Koenig: Know What’s In Your Index

December 05, 2013

Knowing what’s under the hood has never been so important.

An index is an index, right?

Clearly, that’s not correct. Indexes are not all created equally. And no two indexes are alike. Indexes that target the same objective or asset class can take very different construction approaches. And these differences in methodology can lead to very different exposures and performance characteristics.

In evaluating and selecting investment managers for client portfolios, financial professionals typically conduct significant due diligence into a manager’s philosophy, process, people and performance—commonly known as the four P’s.

When it comes to index-based strategies, however, investors sometimes spend time examining the characteristics of the end investment product, but might put less rigor into understanding how the underlying index is constructed. Although it is of course critical to have clear insight into the end investment product, it’s equally important to understand how the index is built.

Simply knowing that the investment product is a small-cap value fund or a low-volatility fund is not enough. But where can investors look for education about their indexes? With thousands of indexes in the marketplace, it can sometimes be challenging to know exactly where to find the best information. Investors have numerous resources accessible to them and should look to the index methodology document on the index provider’s website, the fund prospectus, fact sheets and other materials.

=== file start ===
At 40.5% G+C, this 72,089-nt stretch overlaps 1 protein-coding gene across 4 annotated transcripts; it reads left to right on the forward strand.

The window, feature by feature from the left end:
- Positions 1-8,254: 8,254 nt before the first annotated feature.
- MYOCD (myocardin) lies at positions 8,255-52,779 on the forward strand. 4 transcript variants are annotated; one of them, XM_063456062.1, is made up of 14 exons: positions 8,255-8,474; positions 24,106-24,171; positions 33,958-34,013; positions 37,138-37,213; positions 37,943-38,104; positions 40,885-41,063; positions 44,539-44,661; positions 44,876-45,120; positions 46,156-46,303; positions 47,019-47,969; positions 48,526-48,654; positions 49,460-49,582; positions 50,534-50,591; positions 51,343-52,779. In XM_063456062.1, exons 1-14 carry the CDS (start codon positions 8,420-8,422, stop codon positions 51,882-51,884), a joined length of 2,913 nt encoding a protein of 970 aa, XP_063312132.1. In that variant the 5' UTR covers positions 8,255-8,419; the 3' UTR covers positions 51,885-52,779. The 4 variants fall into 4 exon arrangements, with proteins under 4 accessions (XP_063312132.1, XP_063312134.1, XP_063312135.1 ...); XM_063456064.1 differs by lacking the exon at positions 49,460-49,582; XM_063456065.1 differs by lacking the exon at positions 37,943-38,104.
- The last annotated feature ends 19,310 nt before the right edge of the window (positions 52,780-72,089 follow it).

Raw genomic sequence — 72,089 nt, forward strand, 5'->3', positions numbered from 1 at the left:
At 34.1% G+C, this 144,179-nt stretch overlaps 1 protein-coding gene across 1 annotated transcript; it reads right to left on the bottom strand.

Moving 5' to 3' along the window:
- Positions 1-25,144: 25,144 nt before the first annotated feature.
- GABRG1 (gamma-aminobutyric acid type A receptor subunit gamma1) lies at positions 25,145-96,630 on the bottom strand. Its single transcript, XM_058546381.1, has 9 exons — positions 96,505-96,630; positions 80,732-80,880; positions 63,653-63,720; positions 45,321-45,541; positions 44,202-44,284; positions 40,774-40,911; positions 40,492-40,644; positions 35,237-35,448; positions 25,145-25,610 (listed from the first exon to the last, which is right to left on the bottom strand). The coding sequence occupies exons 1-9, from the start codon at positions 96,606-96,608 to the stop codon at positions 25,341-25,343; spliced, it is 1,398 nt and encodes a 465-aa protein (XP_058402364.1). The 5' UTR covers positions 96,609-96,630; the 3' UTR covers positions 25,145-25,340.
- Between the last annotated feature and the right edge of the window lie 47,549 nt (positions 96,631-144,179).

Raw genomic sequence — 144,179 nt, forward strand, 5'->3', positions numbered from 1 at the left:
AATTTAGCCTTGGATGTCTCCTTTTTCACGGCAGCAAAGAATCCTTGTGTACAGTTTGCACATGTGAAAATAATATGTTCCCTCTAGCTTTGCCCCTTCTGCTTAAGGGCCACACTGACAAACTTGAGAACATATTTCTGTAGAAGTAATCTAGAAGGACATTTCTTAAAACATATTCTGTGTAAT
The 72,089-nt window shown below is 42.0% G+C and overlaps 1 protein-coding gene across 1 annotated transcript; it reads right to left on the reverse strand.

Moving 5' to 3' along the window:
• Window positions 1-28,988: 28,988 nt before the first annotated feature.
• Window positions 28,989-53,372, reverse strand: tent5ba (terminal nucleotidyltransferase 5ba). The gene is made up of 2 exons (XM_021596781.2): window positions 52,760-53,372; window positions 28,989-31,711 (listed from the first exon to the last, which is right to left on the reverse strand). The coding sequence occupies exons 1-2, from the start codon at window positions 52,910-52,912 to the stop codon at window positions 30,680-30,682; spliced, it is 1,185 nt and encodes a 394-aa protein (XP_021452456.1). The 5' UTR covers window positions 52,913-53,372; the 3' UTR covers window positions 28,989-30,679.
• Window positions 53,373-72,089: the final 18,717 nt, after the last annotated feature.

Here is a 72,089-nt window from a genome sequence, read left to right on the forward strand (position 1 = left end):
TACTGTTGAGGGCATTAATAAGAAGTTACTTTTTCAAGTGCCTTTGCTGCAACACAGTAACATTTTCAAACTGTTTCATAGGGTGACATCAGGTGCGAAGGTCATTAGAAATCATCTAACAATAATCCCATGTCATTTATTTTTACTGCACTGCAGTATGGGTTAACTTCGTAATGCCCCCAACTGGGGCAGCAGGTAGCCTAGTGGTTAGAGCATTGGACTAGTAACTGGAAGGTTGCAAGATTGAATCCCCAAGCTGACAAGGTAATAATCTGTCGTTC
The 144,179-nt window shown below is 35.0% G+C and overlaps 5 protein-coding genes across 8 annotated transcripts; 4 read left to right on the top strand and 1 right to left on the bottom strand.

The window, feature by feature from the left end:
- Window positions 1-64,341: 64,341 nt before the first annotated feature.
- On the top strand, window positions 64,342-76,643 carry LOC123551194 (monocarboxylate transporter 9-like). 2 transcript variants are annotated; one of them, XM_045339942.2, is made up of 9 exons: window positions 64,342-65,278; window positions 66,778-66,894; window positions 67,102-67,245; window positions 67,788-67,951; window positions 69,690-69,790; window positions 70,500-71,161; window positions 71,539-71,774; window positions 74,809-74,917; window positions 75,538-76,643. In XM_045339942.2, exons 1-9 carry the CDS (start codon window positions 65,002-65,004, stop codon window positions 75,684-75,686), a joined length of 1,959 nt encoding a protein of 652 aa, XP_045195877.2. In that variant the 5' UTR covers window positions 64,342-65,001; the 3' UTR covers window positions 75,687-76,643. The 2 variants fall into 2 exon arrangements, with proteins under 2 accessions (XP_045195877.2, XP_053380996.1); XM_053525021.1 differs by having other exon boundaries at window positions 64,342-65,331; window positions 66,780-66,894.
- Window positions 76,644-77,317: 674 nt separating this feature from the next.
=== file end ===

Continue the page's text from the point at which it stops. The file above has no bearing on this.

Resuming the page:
Here are some tips for educating yourself on indexes:

  • Index methodology document: Index providers typically publish detailed methodology documents on their websites.
  • Fact sheets and other materials: Most index provider and fund provider websites also include fact sheets, research papers and other materials that include overviews of index construction, historical performance, fundamental characteristics and other information.
  • Fund prospectus: All fund providers’ websites include a fund’s prospectus with information about the benchmark. Taking a few minutes to read the prospectus is an important step in understanding the index and the fund.
  • Webinars: Index providers and others offer educational webinars that provide insight into index construction and how index-based investments can fit into an investor’s portfolio.
  • Independent research: IndexUniverse, Morningstar and others publish a wide body of materials about indexes and hold conferences and other educational events where investors can gather information and have the opportunity to ask questions.
  • Telephone: Don’t forget that index and fund providers are only a phone call away and welcome the opportunity to answer any of your questions.



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